If FLAG_P is set to 1 and the priority field of RE frame contains the value between 1 and 3, then AMCCR protocol prefers simple sender-relay-receiver transmission scheme. Priority 1–3 indicates a high data rate estimated between the link and and, hence, the probability of data received at relay node or the receiver node with error is very minimal. Since the transmission rate from sender node to relay node is too high, receiver node does not overhear it due to reduced range and hence minimizes the interference.
4.4.3. DF Cooperative Transmission
When priority field of RE frame contains the value between 4 and 6, the data rate estimate from source to relay node is higher compared to that from relay node to destination node. When the relay is located closer to the source terminal, channel quality between node and relay is better than that between relay and node . When relay moves away from the source, the BER increases and the relay node may send erroneous bits to the destination. Under this situation, DF technique is always better than AF technique and guarantees a performance diversity of the second order . Therefore, when FLAG_P is set to 1 and the priority field of RE frame contains the value between 4 and 6, AMCCR protocol prefers DF cooperative transmission. DF technique is always better than AF technique and guarantees a performance diversity of the second order. Figure 3(b) demonstrates the scheme.
4.4.4. AF Cooperative Transmission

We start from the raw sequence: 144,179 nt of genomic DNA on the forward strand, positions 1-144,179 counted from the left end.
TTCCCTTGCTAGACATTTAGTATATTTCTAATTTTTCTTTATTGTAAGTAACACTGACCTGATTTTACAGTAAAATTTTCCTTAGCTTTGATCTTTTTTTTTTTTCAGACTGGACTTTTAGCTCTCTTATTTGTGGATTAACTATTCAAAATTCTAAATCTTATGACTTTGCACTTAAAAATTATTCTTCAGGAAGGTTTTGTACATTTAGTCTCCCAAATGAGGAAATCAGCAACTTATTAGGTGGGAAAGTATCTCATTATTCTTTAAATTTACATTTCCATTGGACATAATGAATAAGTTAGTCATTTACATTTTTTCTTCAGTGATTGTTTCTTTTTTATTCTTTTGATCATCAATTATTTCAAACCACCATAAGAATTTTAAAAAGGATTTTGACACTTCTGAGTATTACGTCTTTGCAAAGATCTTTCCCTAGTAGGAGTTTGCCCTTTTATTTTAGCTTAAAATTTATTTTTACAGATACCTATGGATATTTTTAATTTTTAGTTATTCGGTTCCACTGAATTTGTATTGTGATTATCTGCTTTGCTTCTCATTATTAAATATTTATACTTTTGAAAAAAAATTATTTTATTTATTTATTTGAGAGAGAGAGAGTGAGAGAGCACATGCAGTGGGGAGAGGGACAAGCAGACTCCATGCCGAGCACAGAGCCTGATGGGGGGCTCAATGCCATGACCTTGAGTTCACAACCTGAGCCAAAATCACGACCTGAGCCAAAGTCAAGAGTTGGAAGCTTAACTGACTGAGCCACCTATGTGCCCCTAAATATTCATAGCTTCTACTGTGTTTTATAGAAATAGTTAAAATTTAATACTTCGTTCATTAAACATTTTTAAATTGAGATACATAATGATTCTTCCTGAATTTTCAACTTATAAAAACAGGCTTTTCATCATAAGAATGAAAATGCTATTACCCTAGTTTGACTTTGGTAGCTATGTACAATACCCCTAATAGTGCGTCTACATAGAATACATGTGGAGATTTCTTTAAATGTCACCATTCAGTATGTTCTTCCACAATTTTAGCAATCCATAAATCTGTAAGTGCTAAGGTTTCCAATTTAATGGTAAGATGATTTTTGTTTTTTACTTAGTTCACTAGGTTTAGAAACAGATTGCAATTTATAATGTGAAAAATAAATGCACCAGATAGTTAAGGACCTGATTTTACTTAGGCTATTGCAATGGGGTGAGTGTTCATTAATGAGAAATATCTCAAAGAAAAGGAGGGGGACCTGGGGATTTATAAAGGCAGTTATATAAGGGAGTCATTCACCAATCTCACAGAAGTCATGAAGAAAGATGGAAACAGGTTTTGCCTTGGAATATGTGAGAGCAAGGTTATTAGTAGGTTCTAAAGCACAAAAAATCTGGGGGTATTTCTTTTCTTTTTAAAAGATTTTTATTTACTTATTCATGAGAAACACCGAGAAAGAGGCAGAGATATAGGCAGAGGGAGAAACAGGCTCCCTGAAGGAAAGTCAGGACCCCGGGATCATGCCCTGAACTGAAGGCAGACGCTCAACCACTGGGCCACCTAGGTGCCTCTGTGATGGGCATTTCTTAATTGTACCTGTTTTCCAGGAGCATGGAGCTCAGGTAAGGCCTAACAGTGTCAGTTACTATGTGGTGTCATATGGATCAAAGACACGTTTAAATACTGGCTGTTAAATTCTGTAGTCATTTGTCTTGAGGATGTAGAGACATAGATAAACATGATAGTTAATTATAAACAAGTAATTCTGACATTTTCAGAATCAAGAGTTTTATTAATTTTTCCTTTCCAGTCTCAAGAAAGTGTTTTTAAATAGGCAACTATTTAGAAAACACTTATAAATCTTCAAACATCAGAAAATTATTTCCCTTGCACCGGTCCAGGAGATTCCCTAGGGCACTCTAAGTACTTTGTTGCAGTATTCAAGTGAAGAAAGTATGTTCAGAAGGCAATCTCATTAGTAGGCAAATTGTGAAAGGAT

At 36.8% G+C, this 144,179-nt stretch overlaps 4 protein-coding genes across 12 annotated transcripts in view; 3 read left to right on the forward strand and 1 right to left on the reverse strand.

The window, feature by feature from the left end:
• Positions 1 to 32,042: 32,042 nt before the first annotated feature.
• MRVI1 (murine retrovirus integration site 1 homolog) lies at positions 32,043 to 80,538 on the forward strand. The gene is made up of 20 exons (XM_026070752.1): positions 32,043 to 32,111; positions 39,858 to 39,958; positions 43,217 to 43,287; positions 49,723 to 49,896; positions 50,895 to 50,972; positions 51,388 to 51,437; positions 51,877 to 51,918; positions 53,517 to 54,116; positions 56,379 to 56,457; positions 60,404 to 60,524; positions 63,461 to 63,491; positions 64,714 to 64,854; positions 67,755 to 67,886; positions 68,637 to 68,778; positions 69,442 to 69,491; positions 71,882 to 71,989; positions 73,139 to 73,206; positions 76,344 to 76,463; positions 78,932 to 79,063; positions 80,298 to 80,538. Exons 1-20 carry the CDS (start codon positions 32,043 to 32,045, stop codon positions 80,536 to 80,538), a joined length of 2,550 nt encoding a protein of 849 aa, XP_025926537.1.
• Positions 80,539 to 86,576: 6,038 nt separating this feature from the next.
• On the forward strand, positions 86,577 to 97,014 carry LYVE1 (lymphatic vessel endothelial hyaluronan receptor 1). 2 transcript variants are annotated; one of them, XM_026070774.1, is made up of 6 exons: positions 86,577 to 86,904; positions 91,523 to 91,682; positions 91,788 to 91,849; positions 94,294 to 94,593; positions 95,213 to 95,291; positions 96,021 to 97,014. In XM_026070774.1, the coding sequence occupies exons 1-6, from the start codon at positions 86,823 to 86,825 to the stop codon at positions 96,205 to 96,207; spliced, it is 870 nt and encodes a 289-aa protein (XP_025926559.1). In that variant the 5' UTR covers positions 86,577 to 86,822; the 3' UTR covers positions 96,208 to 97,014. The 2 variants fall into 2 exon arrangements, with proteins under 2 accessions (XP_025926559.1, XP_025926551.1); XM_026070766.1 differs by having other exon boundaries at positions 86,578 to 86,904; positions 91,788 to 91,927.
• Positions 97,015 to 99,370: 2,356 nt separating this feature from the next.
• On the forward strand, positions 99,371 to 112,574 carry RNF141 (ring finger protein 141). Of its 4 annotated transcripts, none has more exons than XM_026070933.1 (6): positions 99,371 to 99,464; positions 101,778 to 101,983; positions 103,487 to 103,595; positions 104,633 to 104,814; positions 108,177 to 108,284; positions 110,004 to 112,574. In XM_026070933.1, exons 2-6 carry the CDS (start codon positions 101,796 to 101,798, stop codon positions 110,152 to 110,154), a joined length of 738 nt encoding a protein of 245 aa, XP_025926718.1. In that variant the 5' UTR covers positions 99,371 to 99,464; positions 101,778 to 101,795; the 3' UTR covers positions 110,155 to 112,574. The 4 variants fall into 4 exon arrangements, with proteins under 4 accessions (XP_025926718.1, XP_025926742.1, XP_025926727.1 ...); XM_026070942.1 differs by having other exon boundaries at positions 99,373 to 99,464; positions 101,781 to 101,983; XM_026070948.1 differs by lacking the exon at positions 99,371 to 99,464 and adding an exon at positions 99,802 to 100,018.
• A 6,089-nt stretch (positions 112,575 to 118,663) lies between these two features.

If FLAG_P is set to 1 and the priority field of RE frame contains the value greater than 6, the AMCCR protocol prefers the AF cooperative transmission. Priority greater than 6 indicates low data rate estimate between and and high data rate estimate between and . Performance in terms of BER is good when the relay node is closer to the destination node. As the relay node moves away from the destination, signal strength drops due to high data rate. Hence, cooperative scheme with AF is preferred to guarantee a performance diversity of order two as compared to DF scheme.
On receiving the RE frame with priority bit, the node prepares for receiving data packets from relay node. The node waits for SIFS time and sends data at the data rate to relay node. On receiving the data packet, relay node waits for another SIFS time and forwards the packet to destination node at the data rate . On receiving the data correctly, node replies with an ACK packet to node after SIFS.
If node does not receive the RE frame within , it prefers direct communication. Figure 3(c) explains the scheme.
4.5. Cooperative Routing